Leaving the park, I spoke to some local folks who pointed me to some great viewpoints of the south side of Mount Katahdin across the West Branch of the Penobscot River. I got there this morning.

In the afternoon, I connected with a guy who took me up the dead end road in the park and showed me how to get to a pond known for moose activity. Even without moose, it was a beautiful location.

On the way to the pond we saw a moose cross the trail mere feet in front of us. It was so quiet, and the vegetation so dense, that I had no chance for a photograph.

When we reached the pond, at first there was nothing. We were joined by a fairly short gentleman with a remarkable moustache and a very tall, slender woman. He had a very heavy Russian accent. After a while, however, we saw an animal off to our left.

Right behind him came...

Seeing that, the man with the moustache said "See, Natasha? Is Moose and Squirrel."

I checked the map for our location and saw that we were in Frostbite Falls...
I was going to check at the local college, Wattsamatta U., to ask why a flying helmet and goggles were on the squirrel's head but Professor Peabody was not in. Maybe another day...

(Thanks to Andy for a great photoshop job!)

Later, I got some very close shots of a cow moose.

Saturday, July 11, 2009

The Rocky Coast of Maine

A sunny day - what a concept!

Tuesday, July 7, 2009

Low Tide

I finished the repair of Enterprise's roof. I think it is OK until I get to the mothership for them to check it out.

Yesterday afternoon, at low tide, the clear sky and sun's angle finally gave me a chance for some camera work.

Thar She Blows!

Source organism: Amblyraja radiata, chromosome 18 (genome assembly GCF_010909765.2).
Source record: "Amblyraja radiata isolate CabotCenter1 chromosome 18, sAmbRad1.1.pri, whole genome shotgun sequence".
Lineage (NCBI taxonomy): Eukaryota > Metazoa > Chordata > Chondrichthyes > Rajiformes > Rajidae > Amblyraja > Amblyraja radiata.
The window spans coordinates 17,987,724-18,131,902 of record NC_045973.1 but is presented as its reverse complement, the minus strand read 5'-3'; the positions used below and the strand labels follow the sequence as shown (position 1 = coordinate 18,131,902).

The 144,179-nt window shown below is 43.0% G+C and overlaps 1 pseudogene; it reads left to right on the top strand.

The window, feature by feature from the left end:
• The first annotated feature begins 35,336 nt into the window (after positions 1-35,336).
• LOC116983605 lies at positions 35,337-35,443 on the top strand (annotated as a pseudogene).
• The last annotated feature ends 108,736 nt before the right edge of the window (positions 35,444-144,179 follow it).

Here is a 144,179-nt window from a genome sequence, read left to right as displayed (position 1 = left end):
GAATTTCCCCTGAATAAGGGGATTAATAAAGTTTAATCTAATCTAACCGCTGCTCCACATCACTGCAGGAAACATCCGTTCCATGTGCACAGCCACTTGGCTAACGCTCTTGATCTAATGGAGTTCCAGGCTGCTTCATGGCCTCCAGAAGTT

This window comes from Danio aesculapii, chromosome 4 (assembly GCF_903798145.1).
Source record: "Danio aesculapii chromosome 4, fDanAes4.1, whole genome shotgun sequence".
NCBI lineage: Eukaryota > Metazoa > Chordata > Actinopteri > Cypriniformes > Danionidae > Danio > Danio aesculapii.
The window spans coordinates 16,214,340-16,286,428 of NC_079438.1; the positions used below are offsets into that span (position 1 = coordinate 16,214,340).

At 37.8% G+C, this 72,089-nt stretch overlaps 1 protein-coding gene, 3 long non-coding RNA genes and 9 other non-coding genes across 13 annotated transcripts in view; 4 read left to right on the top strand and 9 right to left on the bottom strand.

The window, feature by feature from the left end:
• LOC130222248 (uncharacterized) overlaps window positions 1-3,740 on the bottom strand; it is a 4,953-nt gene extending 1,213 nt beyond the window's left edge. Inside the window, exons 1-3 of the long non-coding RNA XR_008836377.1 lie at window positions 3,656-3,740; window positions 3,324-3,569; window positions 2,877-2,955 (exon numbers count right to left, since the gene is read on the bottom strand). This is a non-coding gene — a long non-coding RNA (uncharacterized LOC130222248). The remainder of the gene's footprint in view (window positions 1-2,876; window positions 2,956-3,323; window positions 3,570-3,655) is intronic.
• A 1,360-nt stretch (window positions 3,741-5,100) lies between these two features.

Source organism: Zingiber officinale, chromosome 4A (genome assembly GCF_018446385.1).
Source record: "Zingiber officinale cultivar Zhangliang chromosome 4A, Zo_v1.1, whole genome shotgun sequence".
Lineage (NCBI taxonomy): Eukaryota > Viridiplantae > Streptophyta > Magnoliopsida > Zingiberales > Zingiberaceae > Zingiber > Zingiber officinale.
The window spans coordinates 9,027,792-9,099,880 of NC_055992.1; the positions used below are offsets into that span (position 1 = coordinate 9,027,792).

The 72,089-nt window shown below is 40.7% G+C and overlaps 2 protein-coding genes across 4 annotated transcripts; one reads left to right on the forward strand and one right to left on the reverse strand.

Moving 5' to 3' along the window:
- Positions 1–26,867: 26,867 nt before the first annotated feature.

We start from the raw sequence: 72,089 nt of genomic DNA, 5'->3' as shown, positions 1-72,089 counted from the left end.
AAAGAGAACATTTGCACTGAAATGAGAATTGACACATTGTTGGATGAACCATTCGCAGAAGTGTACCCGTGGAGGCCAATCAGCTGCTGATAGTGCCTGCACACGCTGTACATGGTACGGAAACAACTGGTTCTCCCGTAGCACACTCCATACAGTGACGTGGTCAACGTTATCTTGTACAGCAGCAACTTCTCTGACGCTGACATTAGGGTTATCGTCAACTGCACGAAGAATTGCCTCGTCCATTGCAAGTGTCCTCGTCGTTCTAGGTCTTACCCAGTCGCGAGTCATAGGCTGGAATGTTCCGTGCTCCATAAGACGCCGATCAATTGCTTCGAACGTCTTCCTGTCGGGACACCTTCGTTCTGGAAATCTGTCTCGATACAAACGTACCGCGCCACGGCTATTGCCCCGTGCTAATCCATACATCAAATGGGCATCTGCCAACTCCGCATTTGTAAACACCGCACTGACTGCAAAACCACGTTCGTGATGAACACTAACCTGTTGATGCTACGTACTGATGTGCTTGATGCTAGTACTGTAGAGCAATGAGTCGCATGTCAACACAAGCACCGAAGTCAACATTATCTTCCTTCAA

Sunday was the first day in 19 days when it did not rain on me. I took advantage of the break in the weather to drive to Boothbay Harbor to go whale watching.

Boothbay Harbor is a classic northern New England harbor with wooded shores, numerous small craft and a few larger ones, islands, lighthouses and docks and cottages tucked into the wooded shores.

The whale watching boats head out to feeding grounds created by upwellings of deep, cold, nutrient-rich water. The upwellings feed algee which feed plankton which feed small schooling fish which feed larger feeding fish which feed whales. The whales feed by diving, filling their mouths with water laden with marine life, then straining the water out through their baleen. The marine life is left behind. Surfacing after a dive, the whale exhales the breath it has been holding for the duration of the dive. The classic plume of vapor shows where the whale surfaced.

They spend a few minutes at the surface, recharging their tissues with oxygen before diving again. The dive for Finbacks, the kind of whales we saw, begins with an arched back. The long, narrow body just slides under. Unlike humpbacks, the flukes on Finbacks remain under the water.

After watching them a bit, we let them move off and we headed back.

On the way back, we saw a lot of birds and seals on the unpopulated islands in the outer harbor area.

After 2/3 of a month of rain, it was a great way to spend the day.